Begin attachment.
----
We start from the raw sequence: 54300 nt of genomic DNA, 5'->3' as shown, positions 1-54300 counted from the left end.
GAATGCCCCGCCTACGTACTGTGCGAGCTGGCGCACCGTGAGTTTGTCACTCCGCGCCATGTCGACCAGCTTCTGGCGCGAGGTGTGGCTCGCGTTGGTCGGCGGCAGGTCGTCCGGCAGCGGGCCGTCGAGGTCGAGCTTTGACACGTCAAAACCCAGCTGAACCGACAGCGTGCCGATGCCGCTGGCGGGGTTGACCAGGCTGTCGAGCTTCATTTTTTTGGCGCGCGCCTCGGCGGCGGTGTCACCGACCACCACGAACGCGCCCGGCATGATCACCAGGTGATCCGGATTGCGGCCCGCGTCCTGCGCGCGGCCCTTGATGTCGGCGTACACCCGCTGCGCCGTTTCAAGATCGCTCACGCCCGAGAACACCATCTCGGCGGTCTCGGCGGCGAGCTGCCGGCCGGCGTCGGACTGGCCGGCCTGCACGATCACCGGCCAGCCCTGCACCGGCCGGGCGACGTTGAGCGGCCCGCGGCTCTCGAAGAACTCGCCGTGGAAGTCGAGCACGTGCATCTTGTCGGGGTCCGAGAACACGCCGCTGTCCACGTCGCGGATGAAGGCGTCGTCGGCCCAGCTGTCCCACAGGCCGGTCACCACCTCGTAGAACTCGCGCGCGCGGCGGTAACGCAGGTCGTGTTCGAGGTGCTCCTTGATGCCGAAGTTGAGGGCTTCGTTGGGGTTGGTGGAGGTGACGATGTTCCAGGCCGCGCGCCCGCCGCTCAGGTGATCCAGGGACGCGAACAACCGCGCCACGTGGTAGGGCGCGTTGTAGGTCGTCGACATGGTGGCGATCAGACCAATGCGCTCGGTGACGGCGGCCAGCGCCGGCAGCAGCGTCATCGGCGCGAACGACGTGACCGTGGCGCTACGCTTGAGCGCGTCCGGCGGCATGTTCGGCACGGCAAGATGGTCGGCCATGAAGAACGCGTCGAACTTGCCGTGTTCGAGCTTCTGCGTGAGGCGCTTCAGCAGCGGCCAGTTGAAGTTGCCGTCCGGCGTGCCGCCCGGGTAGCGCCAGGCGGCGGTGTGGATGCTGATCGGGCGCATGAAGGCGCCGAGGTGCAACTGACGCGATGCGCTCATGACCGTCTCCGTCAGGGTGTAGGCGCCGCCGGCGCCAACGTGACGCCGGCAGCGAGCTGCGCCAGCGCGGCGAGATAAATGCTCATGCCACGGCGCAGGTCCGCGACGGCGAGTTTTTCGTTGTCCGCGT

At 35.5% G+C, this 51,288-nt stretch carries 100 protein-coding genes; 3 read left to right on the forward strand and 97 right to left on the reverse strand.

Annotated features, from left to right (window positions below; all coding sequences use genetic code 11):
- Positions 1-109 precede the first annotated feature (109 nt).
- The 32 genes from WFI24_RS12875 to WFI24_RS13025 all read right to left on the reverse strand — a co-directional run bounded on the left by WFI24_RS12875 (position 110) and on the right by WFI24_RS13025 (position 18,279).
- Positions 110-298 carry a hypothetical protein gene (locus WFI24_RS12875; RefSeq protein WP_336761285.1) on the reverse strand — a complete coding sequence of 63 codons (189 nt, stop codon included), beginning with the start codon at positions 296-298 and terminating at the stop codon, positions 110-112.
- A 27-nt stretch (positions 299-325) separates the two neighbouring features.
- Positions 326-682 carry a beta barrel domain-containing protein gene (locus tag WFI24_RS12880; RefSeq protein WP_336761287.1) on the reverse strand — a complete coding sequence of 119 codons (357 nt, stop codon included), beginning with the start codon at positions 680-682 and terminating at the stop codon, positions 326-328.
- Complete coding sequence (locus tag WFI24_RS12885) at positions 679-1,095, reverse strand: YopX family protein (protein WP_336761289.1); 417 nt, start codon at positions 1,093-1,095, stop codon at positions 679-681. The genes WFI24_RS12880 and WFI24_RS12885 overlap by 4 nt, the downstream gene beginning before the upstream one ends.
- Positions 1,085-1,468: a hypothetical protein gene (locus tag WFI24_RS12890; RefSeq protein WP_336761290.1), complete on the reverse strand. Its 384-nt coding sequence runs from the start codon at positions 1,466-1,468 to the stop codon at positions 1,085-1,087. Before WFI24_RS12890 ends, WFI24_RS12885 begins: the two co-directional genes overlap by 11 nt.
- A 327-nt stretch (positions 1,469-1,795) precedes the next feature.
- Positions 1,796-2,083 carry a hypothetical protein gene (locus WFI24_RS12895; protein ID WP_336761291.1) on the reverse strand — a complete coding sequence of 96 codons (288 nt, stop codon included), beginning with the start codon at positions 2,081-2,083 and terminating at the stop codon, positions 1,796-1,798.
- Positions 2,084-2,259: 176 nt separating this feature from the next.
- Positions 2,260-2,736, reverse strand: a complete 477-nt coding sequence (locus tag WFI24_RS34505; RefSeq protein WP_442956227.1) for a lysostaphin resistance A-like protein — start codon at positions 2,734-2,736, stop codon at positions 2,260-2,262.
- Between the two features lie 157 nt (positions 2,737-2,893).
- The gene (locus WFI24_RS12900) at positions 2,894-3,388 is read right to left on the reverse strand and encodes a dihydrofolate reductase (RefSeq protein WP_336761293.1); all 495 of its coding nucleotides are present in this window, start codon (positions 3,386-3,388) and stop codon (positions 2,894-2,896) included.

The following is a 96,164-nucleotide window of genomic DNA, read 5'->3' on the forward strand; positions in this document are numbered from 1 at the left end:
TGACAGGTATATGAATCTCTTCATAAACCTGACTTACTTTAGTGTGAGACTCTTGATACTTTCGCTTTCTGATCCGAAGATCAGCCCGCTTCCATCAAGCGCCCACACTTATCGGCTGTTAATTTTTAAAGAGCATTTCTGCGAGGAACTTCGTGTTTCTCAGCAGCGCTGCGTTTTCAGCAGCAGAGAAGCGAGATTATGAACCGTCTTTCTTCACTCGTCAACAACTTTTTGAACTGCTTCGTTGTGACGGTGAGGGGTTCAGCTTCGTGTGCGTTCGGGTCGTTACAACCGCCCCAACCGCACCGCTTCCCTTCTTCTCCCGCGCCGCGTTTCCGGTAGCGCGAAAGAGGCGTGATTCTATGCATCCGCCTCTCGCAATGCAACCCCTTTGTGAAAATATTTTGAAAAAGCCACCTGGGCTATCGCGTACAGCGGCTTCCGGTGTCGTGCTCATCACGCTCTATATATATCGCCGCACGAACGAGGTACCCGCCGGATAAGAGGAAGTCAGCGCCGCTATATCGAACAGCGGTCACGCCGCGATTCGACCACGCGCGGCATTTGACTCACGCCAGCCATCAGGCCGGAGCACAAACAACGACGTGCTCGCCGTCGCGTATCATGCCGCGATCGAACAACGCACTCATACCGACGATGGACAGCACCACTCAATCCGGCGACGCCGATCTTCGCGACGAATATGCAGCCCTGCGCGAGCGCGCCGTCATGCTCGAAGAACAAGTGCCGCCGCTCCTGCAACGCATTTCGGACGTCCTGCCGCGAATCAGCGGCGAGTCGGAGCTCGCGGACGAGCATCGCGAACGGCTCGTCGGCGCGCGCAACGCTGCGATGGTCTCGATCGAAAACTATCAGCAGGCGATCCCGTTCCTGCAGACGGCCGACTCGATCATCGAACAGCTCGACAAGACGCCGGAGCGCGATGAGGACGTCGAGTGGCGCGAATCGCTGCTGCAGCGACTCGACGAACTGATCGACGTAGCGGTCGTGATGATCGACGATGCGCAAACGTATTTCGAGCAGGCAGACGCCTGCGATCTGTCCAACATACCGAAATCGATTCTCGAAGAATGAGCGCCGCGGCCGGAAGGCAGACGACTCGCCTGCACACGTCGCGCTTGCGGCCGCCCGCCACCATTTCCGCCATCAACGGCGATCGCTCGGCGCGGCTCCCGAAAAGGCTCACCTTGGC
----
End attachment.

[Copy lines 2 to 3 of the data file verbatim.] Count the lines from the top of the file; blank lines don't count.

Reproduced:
GAATGCCCCGCCTACGTACTGTGCGAGCTGGCGCACCGTGAGTTTGTCACTCCGCGCCATGTCGACCAGCTTCTGGCGCGAGGTGTGGCTCGCGTTGGTCGGCGGCAGGTCGTCCGGCAGCGGGCCGTCGAGGTCGAGCTTTGACACGTCAAAACCCAGCTGAACCGACAGCGTGCCGATGCCGCTGGCGGGGTTGACCAGGCTGTCGAGCTTCATTTTTTTGGCGCGCGCCTCGGCGGCGGTGTCACCGACCACCACGAACGCGCCCGGCATGATCACCAGGTGATCCGGATTGCGGCCCGCGTCCTGCGCGCGGCCCTTGATGTCGGCGTACACCCGCTGCGCCGTTTCAAGATCGCTCACGCCCGAGAACACCATCTCGGCGGTCTCGGCGGCGAGCTGCCGGCCGGCGTCGGACTGGCCGGCCTGCACGATCACCGGCCAGCCCTGCACCGGCCGGGCGACGTTGAGCGGCCCGCGGCTCTCGAAGAACTCGCCGTGGAAGTCGAGCACGTGCATCTTGTCGGGGTCCGAGAACACGCCGCTGTCCACGTCGCGGATGAAGGCGTCGTCGGCCCAGCTGTCCCACAGGCCGGTCACCACCTCGTAGAACTCGCGCGCGCGGCGGTAACGCAGGTCGTGTTCGAGGTGCTCCTTGATGCCGAAGTTGAGGGCTTCGTTGGGGTTGGTGGAGGTGACGATGTTCCAGGCCGCGCGCCCGCCGCTCAGGTGATCCAGGGACGCGAACAACCGCGCCACGTGGTAGGGCGCGTTGTAGGTCGTCGACATGGTGGCGATCAGACCAATGCGCTCGGTGACGGCGGCCAGCGCCGGCAGCAGCGTCATCGGCGCGAACGACGTGACCGTGGCGCTACGCTTGAGCGCGTCCGGCGGCATGTTCGGCACGGCAAGATGGTCGGCCATGAAGAACGCGTCGAACTTGCCGTGTTCGAGCTTCTGCGTGAGGCGCTTCAGCAGCGGCCAGTTGAAGTTGCCGTCCGGCGTGCCGCCCGGGTAGCGCCAGGCGGCGGTGTGGATGCTGATCGGGCGCATGAAGGCGCCGAGGTGCAACTGACGCGATGCGCTCATGACCGTCTCCGTCAGGGTGTAGGCGCCGCCGGCGCCAACGTGACGCCGGCAGCGAGCTGCGCCAGCGCGGCGAGATAAATGCTCATGCCACGGCGCAGGTCCGCGACGGCGAGTTTTTCGTTGTCCGCGT

At 35.5% G+C, this 51,288-nt stretch carries 100 protein-coding genes; 3 read left to right on the forward strand and 97 right to left on the reverse strand.